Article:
With its links to gangs, drugs and guns, hip-hop music has never professed to be beneficial for health.

But Cambridge University psychiatrists believe that "hip-hop therapy" could help people with depression.

In an article in The Lancet Psychiatry, the team claims that lyrics that speak of overcoming hardships offer a refuge for the desperate, and that rapping about problems acts as an emotional outlet.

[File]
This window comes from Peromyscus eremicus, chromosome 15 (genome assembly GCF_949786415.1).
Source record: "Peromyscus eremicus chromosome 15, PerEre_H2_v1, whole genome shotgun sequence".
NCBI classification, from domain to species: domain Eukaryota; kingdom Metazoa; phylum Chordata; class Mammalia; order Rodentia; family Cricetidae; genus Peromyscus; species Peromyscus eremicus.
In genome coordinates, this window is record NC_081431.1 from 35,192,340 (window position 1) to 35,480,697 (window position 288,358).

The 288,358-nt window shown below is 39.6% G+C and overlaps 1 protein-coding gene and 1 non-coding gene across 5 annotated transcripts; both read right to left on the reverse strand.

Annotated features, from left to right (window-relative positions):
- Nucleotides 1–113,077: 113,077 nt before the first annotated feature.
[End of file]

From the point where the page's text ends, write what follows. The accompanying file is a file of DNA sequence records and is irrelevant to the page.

"Much of hip-hop comes from areas of great socioeconomic deprivation, so it's inevitable that its lyrics will reflect the issues faced by people brought up in these areas, including poverty, marginalisation, crime and drugs," said Dr Akeem Sule.


"In fact, we can see in the lyrics many of the key risk factors for mental illness, from which it can be difficult to escape."